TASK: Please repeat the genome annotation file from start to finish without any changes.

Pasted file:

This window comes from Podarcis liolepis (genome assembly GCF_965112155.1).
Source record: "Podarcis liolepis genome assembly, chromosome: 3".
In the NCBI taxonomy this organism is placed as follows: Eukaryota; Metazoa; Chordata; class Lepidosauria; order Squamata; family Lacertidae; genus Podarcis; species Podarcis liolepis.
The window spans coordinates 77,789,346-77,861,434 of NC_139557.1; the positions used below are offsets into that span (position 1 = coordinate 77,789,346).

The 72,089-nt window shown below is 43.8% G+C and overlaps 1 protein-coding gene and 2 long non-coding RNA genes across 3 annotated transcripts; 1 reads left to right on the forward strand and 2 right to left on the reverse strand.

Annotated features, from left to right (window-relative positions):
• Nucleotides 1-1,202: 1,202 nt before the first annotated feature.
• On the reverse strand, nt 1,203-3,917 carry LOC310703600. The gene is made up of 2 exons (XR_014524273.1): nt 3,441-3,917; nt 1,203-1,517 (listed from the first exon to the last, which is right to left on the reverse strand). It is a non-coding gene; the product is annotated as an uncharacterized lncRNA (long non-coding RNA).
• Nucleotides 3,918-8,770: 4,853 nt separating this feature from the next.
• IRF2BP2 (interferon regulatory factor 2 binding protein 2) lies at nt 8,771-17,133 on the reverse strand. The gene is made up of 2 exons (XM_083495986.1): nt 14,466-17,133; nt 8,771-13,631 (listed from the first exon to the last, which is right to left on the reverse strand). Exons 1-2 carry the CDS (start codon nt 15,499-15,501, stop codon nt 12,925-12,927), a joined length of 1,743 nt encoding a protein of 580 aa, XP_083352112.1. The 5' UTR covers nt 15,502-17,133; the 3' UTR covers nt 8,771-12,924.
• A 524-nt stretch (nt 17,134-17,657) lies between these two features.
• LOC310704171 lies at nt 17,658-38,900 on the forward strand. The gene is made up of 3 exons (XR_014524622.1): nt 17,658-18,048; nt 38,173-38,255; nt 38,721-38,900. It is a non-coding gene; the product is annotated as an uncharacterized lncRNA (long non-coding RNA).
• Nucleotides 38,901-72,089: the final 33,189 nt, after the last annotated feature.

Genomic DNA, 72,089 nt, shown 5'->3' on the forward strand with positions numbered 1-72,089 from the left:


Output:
This window comes from Podarcis liolepis (genome assembly GCF_965112155.1).
Source record: "Podarcis liolepis genome assembly, chromosome: 3".
In the NCBI taxonomy this organism is placed as follows: Eukaryota; Metazoa; Chordata; class Lepidosauria; order Squamata; family Lacertidae; genus Podarcis; species Podarcis liolepis.
The window spans coordinates 77,789,346-77,861,434 of NC_139557.1; the positions used below are offsets into that span (position 1 = coordinate 77,789,346).

The 72,089-nt window shown below is 43.8% G+C and overlaps 1 protein-coding gene and 2 long non-coding RNA genes across 3 annotated transcripts; 1 reads left to right on the forward strand and 2 right to left on the reverse strand.

Annotated features, from left to right (window-relative positions):
• Nucleotides 1-1,202: 1,202 nt before the first annotated feature.
• On the reverse strand, nt 1,203-3,917 carry LOC310703600. The gene is made up of 2 exons (XR_014524273.1): nt 3,441-3,917; nt 1,203-1,517 (listed from the first exon to the last, which is right to left on the reverse strand). It is a non-coding gene; the product is annotated as an uncharacterized lncRNA (long non-coding RNA).
• Nucleotides 3,918-8,770: 4,853 nt separating this feature from the next.
• IRF2BP2 (interferon regulatory factor 2 binding protein 2) lies at nt 8,771-17,133 on the reverse strand. The gene is made up of 2 exons (XM_083495986.1): nt 14,466-17,133; nt 8,771-13,631 (listed from the first exon to the last, which is right to left on the reverse strand). Exons 1-2 carry the CDS (start codon nt 15,499-15,501, stop codon nt 12,925-12,927), a joined length of 1,743 nt encoding a protein of 580 aa, XP_083352112.1. The 5' UTR covers nt 15,502-17,133; the 3' UTR covers nt 8,771-12,924.
• A 524-nt stretch (nt 17,134-17,657) lies between these two features.
• LOC310704171 lies at nt 17,658-38,900 on the forward strand. The gene is made up of 3 exons (XR_014524622.1): nt 17,658-18,048; nt 38,173-38,255; nt 38,721-38,900. It is a non-coding gene; the product is annotated as an uncharacterized lncRNA (long non-coding RNA).
• Nucleotides 38,901-72,089: the final 33,189 nt, after the last annotated feature.

Genomic DNA, 72,089 nt, shown 5'->3' on the forward strand with positions numbered 1-72,089 from the left: